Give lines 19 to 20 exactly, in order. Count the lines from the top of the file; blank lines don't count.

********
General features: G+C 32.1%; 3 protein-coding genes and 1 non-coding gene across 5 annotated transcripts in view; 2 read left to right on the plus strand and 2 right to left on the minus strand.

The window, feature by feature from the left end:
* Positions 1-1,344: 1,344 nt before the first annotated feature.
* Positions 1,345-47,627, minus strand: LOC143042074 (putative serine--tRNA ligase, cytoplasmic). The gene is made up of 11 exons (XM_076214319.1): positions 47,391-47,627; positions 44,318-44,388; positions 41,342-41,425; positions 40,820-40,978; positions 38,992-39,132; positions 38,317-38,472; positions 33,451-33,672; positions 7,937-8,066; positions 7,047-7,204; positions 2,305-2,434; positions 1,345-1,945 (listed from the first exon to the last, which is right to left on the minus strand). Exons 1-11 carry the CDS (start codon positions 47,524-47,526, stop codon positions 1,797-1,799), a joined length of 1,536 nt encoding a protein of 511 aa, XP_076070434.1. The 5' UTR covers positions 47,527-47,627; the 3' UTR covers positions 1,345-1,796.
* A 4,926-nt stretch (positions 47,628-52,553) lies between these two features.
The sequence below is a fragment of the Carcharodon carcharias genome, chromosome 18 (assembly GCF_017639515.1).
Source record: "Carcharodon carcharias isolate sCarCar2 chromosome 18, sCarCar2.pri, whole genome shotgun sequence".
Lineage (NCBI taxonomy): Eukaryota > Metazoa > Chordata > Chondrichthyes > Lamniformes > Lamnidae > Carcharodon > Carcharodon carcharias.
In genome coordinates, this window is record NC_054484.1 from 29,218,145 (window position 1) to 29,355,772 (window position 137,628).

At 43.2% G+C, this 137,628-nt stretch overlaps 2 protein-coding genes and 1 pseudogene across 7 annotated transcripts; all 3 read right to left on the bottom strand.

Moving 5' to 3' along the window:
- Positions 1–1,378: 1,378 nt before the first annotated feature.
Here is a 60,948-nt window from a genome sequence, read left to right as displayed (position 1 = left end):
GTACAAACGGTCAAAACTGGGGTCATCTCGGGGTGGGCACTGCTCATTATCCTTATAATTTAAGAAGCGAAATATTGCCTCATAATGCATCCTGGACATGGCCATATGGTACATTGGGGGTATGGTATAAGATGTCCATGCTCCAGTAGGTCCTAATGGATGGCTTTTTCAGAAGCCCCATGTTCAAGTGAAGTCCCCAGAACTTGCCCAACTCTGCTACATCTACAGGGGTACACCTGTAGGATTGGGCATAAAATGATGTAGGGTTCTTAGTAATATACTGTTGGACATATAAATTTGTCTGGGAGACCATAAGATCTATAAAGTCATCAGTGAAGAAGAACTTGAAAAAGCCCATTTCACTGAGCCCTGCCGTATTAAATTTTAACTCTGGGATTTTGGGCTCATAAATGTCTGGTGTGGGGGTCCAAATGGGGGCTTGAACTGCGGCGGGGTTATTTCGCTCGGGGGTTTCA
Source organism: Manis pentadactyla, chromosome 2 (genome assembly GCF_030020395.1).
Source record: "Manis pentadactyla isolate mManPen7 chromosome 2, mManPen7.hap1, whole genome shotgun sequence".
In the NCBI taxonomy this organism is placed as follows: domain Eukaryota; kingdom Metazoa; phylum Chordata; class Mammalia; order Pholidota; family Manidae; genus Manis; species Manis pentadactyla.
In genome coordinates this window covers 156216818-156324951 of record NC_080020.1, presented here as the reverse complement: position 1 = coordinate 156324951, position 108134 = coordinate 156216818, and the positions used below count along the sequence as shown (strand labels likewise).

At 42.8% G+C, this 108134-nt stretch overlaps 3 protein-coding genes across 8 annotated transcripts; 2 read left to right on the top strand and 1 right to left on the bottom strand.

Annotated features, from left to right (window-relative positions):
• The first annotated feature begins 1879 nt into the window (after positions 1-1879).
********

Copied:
At 42.8% G+C, this 108134-nt stretch overlaps 3 protein-coding genes across 8 annotated transcripts; 2 read left to right on the top strand and 1 right to left on the bottom strand.

Annotated features, from left to right (window-relative positions):